Discover Dallas' Trinity River Corridor

The Trinity River is the longest river that is contained entirely in Texas.

In 1690, Spanish officer Alfonso de Leon was sent to raid and capture La Salle's French colony on the Texas coast.  To reach the encampment, de Leon forged an unnamed river 200 miles below Dallas.  He named it La Santisima Trinidad, The Most Holy Trinity.

So, religion is how the river got its name ... not for how many meandering branches combine to form it (which, by the way, are four in number, not three).

However, man's encounters with the Trinity River far preceded its 17th Century baptismal name.

Indian hunters and tribes harvested its bounty from the earliest-known times.  In the 1500s, lost members of Hernando de Soto expedition stumbled upon it (the Caddo called the river Arkikosa). French traders camped on its banks and did business with friendlier tribes in the 1700s.

In 1839, explorer John Neely Bryan came to the river and was determined to establish a trading post.  He found a flat piece of land below an eighteen-foot Trinity River bluff and ambitiously platted a village at that place.

Dallas was born.

Since that time, man has tried to master the Trinity River. Also religiously.

Through the years since Bryan's encampment, the Trinity River has been imagined as a:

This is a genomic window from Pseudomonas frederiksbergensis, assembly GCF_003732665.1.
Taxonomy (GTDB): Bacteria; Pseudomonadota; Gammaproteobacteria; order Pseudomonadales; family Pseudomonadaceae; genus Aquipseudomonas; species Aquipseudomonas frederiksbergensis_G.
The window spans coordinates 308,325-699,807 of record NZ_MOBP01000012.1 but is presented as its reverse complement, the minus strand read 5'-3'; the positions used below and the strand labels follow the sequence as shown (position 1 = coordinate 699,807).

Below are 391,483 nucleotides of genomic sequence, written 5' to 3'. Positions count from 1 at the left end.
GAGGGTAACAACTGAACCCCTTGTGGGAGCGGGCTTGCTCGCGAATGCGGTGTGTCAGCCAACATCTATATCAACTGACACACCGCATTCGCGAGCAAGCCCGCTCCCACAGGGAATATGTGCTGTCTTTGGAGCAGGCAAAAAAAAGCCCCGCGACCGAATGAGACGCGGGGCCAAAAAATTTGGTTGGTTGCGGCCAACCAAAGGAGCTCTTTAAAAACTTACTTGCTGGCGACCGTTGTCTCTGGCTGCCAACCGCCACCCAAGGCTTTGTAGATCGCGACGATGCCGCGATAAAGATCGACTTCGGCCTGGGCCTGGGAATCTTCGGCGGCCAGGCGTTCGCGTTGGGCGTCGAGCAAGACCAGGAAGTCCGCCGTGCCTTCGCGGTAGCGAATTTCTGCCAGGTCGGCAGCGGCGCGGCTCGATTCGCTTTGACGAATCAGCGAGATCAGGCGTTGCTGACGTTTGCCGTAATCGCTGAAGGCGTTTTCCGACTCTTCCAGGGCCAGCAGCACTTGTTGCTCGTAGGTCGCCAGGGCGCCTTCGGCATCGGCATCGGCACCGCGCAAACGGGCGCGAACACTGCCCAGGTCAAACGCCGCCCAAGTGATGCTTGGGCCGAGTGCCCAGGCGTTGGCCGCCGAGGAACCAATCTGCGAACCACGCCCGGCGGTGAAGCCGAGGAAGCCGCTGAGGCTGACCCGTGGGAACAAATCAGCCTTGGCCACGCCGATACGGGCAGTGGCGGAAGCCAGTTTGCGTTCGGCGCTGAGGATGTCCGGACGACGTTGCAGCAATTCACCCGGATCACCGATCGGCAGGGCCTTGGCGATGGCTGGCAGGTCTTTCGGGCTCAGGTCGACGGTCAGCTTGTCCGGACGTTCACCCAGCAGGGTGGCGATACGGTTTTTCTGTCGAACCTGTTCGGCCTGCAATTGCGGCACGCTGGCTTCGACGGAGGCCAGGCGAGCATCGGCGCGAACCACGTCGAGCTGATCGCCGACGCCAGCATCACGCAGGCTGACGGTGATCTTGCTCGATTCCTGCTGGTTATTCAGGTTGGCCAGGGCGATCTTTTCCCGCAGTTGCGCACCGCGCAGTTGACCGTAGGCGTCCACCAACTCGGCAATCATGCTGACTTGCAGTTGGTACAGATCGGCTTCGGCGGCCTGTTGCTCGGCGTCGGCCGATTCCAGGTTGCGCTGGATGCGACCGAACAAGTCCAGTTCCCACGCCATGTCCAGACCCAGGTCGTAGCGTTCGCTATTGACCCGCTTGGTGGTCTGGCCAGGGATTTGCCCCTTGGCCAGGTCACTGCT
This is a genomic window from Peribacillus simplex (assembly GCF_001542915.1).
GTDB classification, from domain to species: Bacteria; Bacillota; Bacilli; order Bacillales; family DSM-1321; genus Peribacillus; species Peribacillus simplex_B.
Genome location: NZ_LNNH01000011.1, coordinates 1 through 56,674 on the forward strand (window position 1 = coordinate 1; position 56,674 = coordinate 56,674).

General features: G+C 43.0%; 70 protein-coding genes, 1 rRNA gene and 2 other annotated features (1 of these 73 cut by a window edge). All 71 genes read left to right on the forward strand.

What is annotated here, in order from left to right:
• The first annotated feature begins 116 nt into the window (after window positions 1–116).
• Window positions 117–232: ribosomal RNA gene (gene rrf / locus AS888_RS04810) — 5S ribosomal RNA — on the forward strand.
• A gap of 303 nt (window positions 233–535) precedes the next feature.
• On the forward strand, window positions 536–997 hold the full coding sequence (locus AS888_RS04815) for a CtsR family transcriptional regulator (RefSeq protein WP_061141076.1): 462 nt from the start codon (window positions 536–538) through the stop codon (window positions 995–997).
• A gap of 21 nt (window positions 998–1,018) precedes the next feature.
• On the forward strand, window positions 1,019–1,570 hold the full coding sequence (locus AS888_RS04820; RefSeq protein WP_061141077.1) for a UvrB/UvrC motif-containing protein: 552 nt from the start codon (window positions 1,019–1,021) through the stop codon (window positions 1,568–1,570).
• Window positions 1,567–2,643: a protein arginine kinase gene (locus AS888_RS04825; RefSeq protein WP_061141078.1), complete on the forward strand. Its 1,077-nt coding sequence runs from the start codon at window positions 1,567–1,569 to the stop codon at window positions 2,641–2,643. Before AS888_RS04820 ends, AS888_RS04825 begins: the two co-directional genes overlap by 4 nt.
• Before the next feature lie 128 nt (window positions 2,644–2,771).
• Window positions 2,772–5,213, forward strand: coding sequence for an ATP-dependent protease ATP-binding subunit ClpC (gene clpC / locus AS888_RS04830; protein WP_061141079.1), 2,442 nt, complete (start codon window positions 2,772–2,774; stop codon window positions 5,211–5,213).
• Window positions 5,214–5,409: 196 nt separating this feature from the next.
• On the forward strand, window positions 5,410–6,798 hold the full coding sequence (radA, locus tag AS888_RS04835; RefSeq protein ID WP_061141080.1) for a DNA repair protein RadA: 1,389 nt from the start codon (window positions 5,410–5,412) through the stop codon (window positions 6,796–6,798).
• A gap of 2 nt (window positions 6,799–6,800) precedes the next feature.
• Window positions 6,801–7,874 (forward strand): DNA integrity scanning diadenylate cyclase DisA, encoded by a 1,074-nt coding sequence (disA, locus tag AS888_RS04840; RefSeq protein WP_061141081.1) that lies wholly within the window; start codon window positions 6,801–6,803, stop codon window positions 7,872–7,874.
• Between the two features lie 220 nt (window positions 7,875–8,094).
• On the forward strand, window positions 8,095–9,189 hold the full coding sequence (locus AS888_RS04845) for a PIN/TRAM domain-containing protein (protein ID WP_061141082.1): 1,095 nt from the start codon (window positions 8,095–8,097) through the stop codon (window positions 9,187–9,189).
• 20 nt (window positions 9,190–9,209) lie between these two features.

• navigable inland port,
  • source of commerce for toll bridges and ferries,
  • meandering barrier too prone to floods that had to be contained, and
  • convenient barricade that divided Dallas's Haves from the Have-Nots.
Today, thanks to vision of Dallas voters, the Trinity River in Dallas is envisioned as the new center of Dallas, rather than something pushed to the side.

From the City of Dallas' Trinity River Corridor Project website, you can:
We hope you will personally visit the Trinity River Corridor in Dallas and share in our vision for its future.

"The Dallas Floodway Extension is a complex project in cooperation and partnership with multiple units of local, state and federal government. It addresses a number of regional concerns, although reducing flood risk for the citizens of Dallas remains the cornerstone of this multi-faceted effort."

U.S. Army Corps of Engineers
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